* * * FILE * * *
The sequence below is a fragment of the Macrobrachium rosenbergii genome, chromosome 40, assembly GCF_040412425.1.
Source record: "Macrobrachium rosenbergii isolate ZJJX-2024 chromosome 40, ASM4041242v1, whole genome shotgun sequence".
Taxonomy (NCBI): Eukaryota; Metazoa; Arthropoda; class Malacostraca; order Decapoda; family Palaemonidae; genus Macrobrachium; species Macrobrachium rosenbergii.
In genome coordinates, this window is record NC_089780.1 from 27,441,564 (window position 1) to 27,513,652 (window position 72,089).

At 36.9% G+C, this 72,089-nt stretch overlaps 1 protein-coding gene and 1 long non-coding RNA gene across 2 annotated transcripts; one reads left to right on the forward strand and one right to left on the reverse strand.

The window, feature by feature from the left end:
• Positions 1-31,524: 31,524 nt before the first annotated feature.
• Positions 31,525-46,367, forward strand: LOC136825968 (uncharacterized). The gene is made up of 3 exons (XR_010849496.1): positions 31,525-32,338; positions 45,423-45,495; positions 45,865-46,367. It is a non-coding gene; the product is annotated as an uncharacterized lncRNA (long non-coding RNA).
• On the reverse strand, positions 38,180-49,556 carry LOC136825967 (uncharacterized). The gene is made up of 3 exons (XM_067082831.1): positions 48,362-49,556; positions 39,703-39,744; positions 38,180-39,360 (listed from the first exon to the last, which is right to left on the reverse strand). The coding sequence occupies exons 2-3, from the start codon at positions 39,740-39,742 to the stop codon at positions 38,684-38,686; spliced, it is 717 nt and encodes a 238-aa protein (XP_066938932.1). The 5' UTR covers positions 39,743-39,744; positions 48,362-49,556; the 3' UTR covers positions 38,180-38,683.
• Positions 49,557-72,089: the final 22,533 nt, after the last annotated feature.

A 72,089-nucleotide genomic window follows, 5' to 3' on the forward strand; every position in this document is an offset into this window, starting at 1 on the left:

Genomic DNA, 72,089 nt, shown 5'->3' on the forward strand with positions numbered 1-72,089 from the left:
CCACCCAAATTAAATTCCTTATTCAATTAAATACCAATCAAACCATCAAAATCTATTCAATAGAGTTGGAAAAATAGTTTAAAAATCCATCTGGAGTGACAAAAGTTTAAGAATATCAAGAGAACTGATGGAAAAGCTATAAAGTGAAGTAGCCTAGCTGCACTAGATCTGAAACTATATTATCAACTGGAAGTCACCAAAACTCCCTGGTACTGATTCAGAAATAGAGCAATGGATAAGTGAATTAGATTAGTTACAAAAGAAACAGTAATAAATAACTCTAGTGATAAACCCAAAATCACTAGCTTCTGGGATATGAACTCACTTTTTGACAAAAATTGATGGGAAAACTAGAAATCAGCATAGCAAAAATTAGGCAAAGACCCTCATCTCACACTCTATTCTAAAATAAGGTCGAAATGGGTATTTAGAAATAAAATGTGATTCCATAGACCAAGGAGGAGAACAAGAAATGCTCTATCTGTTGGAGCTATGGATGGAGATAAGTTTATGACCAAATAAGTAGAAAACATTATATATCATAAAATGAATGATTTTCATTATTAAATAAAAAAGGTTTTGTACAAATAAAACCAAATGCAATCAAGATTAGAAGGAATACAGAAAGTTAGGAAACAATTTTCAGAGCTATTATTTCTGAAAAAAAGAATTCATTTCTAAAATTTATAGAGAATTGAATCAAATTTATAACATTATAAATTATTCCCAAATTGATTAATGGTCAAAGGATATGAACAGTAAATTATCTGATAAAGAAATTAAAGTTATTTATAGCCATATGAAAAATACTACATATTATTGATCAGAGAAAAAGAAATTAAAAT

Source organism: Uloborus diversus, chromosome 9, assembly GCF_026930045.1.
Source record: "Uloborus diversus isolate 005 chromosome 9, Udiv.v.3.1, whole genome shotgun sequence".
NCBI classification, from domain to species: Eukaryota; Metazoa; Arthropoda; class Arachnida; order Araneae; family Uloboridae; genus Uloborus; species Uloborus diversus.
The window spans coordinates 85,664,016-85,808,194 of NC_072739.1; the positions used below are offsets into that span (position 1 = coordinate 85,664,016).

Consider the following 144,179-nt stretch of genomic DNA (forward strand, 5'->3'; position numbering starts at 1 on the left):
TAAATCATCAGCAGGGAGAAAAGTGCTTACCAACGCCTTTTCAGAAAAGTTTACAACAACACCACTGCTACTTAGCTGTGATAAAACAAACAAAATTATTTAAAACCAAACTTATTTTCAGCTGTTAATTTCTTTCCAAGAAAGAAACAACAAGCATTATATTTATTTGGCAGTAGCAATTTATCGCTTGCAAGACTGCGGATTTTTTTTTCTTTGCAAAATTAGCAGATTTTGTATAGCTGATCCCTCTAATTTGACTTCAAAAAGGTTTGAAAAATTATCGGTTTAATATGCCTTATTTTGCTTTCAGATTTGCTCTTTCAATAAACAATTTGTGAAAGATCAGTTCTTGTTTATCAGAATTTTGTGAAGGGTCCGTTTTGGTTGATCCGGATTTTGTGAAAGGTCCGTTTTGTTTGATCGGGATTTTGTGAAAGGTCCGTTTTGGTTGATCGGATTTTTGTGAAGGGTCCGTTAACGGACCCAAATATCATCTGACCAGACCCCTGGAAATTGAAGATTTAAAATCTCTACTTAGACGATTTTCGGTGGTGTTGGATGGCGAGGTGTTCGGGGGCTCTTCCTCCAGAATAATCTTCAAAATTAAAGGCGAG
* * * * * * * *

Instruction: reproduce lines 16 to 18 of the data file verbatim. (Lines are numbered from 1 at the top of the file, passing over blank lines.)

NCBI classification, from domain to species: Eukaryota; Metazoa; Arthropoda; class Arachnida; order Araneae; family Uloboridae; genus Uloborus; species Uloborus diversus.
The window spans coordinates 85,664,016-85,808,194 of NC_072739.1; the positions used below are offsets into that span (position 1 = coordinate 85,664,016).

Consider the following 144,179-nt stretch of genomic DNA (forward strand, 5'->3'; position numbering starts at 1 on the left):